Open Humanities Press

References

Bauwens, Michel.  2016. Introduction to the republication of Benoît Borrits, “Cooperative And Common Ownership.” P2P Foundation, December 5. https://blog.p2pfoundation.net/cooperative-and-common-ownership/2016/12/05.

Davies-Coates, Josef. (2017) “Open Cooperatives.” P2PF Wiki, March 2. https://wiki.p2pfoundation.net/Open_Cooperatives.

Hall, Gary. 2016. Pirate Philosophy. Cambridge, Massachusetts: MIT Press.


Maddalena Fragnito is an independent artist and cultural activist based in Milan. Her research focuses on models of cultural production and on the care and maintenance of shared spaces and communities as concepts around which rethinking new forms of social production and reproduction. She is co-founder of MACAO (2012), a new center for art and culture in Milan, co-founder of Landscape Choreography (2012), an art collective focusing on the direct participation of bodies in the construction of transformational physical and relational landscapes and co-founder of SopraSotto (2013), a parents self-managed kindergarten. She has worked as an artist and researcher in different Cultural Institutions and Universities such as mare culturale urbano (IT), Santarcangelo Festival (IT), Short Theatre (IT), Studi del presente (IT), CheFare (IT), Fondazione Bevilacqua La Masa (IT), Biennale di Venezia (IT), S.a.L.E. Dock (IT),Ex Asilo Filangieri (IT), Teatro Rossi (IT), Teatro Valle Occupato (IT), Teatro India (IT), MACBA (SP), Rotor (AU), Dancem (FR), Reina Sophia (SP), Institute for Network Cultures (NL), Documenta 14 (DE), Nottingham Contemporary (GB),Nuova Accademia di Belle Arti Naba (IT), Universitat Pompeu Fabra (SP), Politecnico di Milano (IT), Università degli Studi Bicocca (IT), Sapienza Università di Roma (IT), IUAV (IT).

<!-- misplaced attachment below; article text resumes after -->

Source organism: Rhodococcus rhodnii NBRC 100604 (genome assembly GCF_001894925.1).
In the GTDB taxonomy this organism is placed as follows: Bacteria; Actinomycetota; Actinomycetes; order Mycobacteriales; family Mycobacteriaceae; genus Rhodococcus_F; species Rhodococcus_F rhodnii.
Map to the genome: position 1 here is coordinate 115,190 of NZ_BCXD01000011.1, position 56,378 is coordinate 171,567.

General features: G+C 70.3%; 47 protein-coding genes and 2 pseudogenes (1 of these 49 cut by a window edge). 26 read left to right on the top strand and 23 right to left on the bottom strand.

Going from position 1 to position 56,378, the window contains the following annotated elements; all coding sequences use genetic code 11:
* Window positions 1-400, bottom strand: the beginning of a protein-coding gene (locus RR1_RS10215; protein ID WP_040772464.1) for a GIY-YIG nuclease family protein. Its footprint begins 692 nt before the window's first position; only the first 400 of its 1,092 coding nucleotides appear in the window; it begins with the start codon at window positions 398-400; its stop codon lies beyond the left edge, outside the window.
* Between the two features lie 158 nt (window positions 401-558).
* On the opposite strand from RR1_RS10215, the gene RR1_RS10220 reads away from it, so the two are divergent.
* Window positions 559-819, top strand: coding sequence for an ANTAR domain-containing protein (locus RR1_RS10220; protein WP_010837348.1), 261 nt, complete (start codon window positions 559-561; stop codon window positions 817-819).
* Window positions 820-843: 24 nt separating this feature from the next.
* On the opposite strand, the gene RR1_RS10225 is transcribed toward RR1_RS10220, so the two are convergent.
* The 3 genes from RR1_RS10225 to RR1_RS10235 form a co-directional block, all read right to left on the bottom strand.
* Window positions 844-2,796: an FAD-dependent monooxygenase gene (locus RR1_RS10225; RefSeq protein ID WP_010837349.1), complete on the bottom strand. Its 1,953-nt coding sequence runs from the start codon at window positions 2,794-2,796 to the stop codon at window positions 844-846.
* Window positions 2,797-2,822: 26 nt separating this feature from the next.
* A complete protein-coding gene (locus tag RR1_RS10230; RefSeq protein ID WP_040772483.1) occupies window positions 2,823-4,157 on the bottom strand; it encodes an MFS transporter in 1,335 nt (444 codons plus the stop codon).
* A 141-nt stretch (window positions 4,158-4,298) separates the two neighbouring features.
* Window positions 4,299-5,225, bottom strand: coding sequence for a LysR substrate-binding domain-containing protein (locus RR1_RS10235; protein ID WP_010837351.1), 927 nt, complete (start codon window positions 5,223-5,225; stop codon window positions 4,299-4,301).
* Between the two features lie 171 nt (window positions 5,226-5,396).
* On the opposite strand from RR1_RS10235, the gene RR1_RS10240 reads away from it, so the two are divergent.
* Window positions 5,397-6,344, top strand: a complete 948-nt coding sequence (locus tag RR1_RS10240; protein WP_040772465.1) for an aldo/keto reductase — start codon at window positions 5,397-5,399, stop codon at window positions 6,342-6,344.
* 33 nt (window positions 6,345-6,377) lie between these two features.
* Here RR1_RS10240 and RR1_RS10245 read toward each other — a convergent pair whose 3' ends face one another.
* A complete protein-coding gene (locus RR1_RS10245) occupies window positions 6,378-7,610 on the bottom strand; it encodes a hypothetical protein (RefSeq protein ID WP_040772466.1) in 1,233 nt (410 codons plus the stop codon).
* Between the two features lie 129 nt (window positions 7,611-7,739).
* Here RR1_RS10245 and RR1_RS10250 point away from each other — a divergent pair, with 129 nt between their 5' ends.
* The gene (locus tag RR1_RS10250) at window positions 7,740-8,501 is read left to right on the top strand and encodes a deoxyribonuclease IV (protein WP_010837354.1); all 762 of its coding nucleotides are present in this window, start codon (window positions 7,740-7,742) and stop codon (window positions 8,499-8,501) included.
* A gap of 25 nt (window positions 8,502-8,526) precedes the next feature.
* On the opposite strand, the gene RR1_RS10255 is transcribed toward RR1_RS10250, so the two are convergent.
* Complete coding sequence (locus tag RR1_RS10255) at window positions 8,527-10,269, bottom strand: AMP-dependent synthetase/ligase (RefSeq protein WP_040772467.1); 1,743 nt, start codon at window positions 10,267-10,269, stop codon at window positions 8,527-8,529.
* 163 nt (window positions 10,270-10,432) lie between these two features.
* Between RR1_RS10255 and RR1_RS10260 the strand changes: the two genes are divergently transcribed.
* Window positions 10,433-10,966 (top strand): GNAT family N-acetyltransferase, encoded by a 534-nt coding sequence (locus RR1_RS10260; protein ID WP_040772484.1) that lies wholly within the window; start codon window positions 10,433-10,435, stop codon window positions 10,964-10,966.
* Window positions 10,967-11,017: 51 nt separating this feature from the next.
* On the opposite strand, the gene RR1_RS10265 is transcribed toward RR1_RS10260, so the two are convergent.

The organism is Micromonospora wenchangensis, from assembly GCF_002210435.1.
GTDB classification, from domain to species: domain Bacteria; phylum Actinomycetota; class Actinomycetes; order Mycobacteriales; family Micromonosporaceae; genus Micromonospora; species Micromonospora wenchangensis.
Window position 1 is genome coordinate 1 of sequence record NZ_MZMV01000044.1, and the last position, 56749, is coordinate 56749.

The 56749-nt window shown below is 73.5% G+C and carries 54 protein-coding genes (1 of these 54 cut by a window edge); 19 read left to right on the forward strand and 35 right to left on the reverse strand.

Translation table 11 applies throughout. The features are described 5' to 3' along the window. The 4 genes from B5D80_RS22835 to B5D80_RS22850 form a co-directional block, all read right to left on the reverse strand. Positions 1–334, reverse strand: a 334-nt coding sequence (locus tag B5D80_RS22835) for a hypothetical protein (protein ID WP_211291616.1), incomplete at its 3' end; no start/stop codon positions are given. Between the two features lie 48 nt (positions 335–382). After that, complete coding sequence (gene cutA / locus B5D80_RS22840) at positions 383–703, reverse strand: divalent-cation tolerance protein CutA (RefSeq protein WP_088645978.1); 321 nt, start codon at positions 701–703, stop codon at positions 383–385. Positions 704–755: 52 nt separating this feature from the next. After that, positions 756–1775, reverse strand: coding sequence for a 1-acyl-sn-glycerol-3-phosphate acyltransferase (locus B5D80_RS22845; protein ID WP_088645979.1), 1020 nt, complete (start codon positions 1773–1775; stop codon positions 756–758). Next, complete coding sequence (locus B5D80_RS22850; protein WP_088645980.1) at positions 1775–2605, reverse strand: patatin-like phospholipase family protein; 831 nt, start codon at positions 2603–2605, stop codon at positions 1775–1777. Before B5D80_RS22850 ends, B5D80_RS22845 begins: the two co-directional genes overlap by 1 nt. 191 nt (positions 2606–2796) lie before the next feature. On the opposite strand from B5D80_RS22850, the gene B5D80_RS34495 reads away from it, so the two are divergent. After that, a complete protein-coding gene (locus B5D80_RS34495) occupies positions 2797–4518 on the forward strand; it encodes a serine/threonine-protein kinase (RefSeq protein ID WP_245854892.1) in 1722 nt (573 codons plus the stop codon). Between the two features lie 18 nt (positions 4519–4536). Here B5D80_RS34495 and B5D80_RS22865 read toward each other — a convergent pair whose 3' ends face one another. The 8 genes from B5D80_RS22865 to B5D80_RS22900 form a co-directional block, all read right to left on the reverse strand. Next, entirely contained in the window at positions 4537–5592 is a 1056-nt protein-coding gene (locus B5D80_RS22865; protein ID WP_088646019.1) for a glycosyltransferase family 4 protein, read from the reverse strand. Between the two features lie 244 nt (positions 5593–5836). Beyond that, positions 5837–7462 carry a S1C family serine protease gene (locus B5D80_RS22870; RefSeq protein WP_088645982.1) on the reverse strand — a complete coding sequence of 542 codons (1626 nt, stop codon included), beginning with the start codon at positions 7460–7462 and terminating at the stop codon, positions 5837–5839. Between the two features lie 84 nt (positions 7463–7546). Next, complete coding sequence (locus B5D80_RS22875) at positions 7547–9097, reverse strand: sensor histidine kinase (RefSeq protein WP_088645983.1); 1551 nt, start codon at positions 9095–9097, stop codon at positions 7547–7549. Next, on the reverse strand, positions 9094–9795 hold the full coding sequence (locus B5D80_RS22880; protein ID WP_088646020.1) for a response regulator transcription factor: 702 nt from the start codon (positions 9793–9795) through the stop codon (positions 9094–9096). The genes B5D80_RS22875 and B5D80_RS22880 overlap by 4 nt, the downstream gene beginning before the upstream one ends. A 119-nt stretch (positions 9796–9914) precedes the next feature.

Valeria Graziano is a Research Associate at the Centre for Postdigital Cultures, Coventry University, currently working at the intersection of care, repair and maintenance. Her research focuses on the organizational import of these re-generative cultural practices to articulate a politics of refusal of work and the possibility of political pleasure. Her approach is informed by autonomous Marxism, institutional analysis, materialist feminism, and critical organization theory. She holds a BA in Fine Art and Art History (Goldsmiths College); an MA in Visual Cultures (Goldsmiths College) and a PhD in Critical Management and Performance Studies (Queen Mary University).

 

Sebastian Nordhoff is the coordinator of Language Science Press, where
he guides the community-based publication process. He is a linguist by
training (MA from Cologne on the Guaraní language of Paraguay; PhD from
Amsterdam on Sri Lanka Malay) and an open data, open source, open
access, open everything activist by conviction. He has worked on
openness and reuse in publishing (Language Science Press), bibliographies
(Glottolog.org), and administration (Open Government Data and
transparency). A further interest of his is the use of Internet to
further democratic decision making and participation.

Sebastian Nordhoff
Language Science Press
Unter den Linden 6
10099 Berlin
sebastian.nordhoff@langsci-press.org